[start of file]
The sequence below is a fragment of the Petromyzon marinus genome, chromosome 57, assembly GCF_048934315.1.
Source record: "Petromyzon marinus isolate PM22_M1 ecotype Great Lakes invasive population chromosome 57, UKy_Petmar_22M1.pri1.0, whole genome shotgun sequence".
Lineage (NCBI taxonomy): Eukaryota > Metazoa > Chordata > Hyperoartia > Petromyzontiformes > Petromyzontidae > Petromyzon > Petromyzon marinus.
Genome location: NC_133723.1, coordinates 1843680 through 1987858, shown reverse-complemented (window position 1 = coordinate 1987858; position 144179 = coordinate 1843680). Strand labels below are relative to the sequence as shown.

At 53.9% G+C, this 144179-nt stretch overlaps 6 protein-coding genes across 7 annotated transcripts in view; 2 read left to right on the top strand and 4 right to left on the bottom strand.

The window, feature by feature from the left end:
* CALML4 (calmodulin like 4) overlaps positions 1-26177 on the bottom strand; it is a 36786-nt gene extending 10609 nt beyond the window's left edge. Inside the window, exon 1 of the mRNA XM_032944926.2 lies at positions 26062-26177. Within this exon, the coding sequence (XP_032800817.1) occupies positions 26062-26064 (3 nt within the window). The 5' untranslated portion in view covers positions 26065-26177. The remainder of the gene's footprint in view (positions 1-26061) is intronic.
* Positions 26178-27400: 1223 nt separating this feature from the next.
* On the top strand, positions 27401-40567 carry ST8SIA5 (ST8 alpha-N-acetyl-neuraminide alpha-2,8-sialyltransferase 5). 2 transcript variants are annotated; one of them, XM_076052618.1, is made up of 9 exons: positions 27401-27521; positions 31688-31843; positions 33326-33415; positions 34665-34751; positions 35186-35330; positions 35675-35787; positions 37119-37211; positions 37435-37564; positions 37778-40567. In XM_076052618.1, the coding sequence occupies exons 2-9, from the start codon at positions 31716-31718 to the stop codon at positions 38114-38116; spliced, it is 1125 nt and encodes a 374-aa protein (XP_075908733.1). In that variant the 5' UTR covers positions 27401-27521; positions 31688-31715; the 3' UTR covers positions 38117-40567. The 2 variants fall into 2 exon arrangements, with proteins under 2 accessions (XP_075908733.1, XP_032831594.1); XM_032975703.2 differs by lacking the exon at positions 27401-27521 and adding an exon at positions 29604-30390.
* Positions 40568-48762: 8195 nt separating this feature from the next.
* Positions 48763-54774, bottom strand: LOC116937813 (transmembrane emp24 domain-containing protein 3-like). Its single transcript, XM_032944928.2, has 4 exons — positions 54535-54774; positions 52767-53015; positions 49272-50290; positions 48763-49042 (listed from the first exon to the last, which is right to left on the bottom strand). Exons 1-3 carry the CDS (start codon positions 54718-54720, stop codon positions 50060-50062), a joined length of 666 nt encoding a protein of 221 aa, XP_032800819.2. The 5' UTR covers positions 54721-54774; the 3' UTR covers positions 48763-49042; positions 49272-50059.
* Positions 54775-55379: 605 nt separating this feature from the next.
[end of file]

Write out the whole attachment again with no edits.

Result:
The sequence below is a fragment of the Petromyzon marinus genome, chromosome 57, assembly GCF_048934315.1.
Source record: "Petromyzon marinus isolate PM22_M1 ecotype Great Lakes invasive population chromosome 57, UKy_Petmar_22M1.pri1.0, whole genome shotgun sequence".
Lineage (NCBI taxonomy): Eukaryota > Metazoa > Chordata > Hyperoartia > Petromyzontiformes > Petromyzontidae > Petromyzon > Petromyzon marinus.
Genome location: NC_133723.1, coordinates 1843680 through 1987858, shown reverse-complemented (window position 1 = coordinate 1987858; position 144179 = coordinate 1843680). Strand labels below are relative to the sequence as shown.

At 53.9% G+C, this 144179-nt stretch overlaps 6 protein-coding genes across 7 annotated transcripts in view; 2 read left to right on the top strand and 4 right to left on the bottom strand.

The window, feature by feature from the left end:
* CALML4 (calmodulin like 4) overlaps positions 1-26177 on the bottom strand; it is a 36786-nt gene extending 10609 nt beyond the window's left edge. Inside the window, exon 1 of the mRNA XM_032944926.2 lies at positions 26062-26177. Within this exon, the coding sequence (XP_032800817.1) occupies positions 26062-26064 (3 nt within the window). The 5' untranslated portion in view covers positions 26065-26177. The remainder of the gene's footprint in view (positions 1-26061) is intronic.
* Positions 26178-27400: 1223 nt separating this feature from the next.
* On the top strand, positions 27401-40567 carry ST8SIA5 (ST8 alpha-N-acetyl-neuraminide alpha-2,8-sialyltransferase 5). 2 transcript variants are annotated; one of them, XM_076052618.1, is made up of 9 exons: positions 27401-27521; positions 31688-31843; positions 33326-33415; positions 34665-34751; positions 35186-35330; positions 35675-35787; positions 37119-37211; positions 37435-37564; positions 37778-40567. In XM_076052618.1, the coding sequence occupies exons 2-9, from the start codon at positions 31716-31718 to the stop codon at positions 38114-38116; spliced, it is 1125 nt and encodes a 374-aa protein (XP_075908733.1). In that variant the 5' UTR covers positions 27401-27521; positions 31688-31715; the 3' UTR covers positions 38117-40567. The 2 variants fall into 2 exon arrangements, with proteins under 2 accessions (XP_075908733.1, XP_032831594.1); XM_032975703.2 differs by lacking the exon at positions 27401-27521 and adding an exon at positions 29604-30390.
* Positions 40568-48762: 8195 nt separating this feature from the next.
* Positions 48763-54774, bottom strand: LOC116937813 (transmembrane emp24 domain-containing protein 3-like). Its single transcript, XM_032944928.2, has 4 exons — positions 54535-54774; positions 52767-53015; positions 49272-50290; positions 48763-49042 (listed from the first exon to the last, which is right to left on the bottom strand). Exons 1-3 carry the CDS (start codon positions 54718-54720, stop codon positions 50060-50062), a joined length of 666 nt encoding a protein of 221 aa, XP_032800819.2. The 5' UTR covers positions 54721-54774; the 3' UTR covers positions 48763-49042; positions 49272-50059.
* Positions 54775-55379: 605 nt separating this feature from the next.